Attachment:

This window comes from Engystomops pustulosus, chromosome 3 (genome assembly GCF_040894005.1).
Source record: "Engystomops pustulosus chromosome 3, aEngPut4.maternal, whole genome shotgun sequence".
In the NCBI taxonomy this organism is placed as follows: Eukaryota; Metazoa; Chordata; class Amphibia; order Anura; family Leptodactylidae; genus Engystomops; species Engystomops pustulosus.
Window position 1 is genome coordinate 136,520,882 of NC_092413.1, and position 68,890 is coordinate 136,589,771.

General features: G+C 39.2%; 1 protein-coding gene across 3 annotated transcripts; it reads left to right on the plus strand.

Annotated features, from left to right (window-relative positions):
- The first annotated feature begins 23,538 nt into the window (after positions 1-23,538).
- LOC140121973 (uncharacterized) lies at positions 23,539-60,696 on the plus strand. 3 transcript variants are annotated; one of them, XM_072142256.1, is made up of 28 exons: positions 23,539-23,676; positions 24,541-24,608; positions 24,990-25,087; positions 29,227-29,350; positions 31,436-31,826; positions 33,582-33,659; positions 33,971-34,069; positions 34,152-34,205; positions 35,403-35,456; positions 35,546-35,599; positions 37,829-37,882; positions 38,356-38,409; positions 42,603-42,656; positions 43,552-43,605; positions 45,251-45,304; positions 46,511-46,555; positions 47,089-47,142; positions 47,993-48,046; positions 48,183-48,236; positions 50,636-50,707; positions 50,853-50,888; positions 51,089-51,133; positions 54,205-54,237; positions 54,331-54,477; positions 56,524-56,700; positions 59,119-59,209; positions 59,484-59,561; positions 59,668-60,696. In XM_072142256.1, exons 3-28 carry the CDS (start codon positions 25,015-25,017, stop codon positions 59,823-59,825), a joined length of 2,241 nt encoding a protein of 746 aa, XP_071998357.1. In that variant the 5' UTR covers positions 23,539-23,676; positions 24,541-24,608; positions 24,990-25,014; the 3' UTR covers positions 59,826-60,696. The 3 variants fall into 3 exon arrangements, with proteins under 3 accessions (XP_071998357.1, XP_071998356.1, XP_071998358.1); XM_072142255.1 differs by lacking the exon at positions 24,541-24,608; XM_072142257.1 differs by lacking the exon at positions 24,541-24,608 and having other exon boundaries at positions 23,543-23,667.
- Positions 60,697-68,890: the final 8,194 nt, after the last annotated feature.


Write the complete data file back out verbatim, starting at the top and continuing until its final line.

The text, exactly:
This window comes from Engystomops pustulosus, chromosome 3 (genome assembly GCF_040894005.1).
Source record: "Engystomops pustulosus chromosome 3, aEngPut4.maternal, whole genome shotgun sequence".
In the NCBI taxonomy this organism is placed as follows: Eukaryota; Metazoa; Chordata; class Amphibia; order Anura; family Leptodactylidae; genus Engystomops; species Engystomops pustulosus.
Window position 1 is genome coordinate 136,520,882 of NC_092413.1, and position 68,890 is coordinate 136,589,771.

General features: G+C 39.2%; 1 protein-coding gene across 3 annotated transcripts; it reads left to right on the plus strand.

Annotated features, from left to right (window-relative positions):
- The first annotated feature begins 23,538 nt into the window (after positions 1-23,538).
- LOC140121973 (uncharacterized) lies at positions 23,539-60,696 on the plus strand. 3 transcript variants are annotated; one of them, XM_072142256.1, is made up of 28 exons: positions 23,539-23,676; positions 24,541-24,608; positions 24,990-25,087; positions 29,227-29,350; positions 31,436-31,826; positions 33,582-33,659; positions 33,971-34,069; positions 34,152-34,205; positions 35,403-35,456; positions 35,546-35,599; positions 37,829-37,882; positions 38,356-38,409; positions 42,603-42,656; positions 43,552-43,605; positions 45,251-45,304; positions 46,511-46,555; positions 47,089-47,142; positions 47,993-48,046; positions 48,183-48,236; positions 50,636-50,707; positions 50,853-50,888; positions 51,089-51,133; positions 54,205-54,237; positions 54,331-54,477; positions 56,524-56,700; positions 59,119-59,209; positions 59,484-59,561; positions 59,668-60,696. In XM_072142256.1, exons 3-28 carry the CDS (start codon positions 25,015-25,017, stop codon positions 59,823-59,825), a joined length of 2,241 nt encoding a protein of 746 aa, XP_071998357.1. In that variant the 5' UTR covers positions 23,539-23,676; positions 24,541-24,608; positions 24,990-25,014; the 3' UTR covers positions 59,826-60,696. The 3 variants fall into 3 exon arrangements, with proteins under 3 accessions (XP_071998357.1, XP_071998356.1, XP_071998358.1); XM_072142255.1 differs by lacking the exon at positions 24,541-24,608; XM_072142257.1 differs by lacking the exon at positions 24,541-24,608 and having other exon boundaries at positions 23,543-23,667.
- Positions 60,697-68,890: the final 8,194 nt, after the last annotated feature.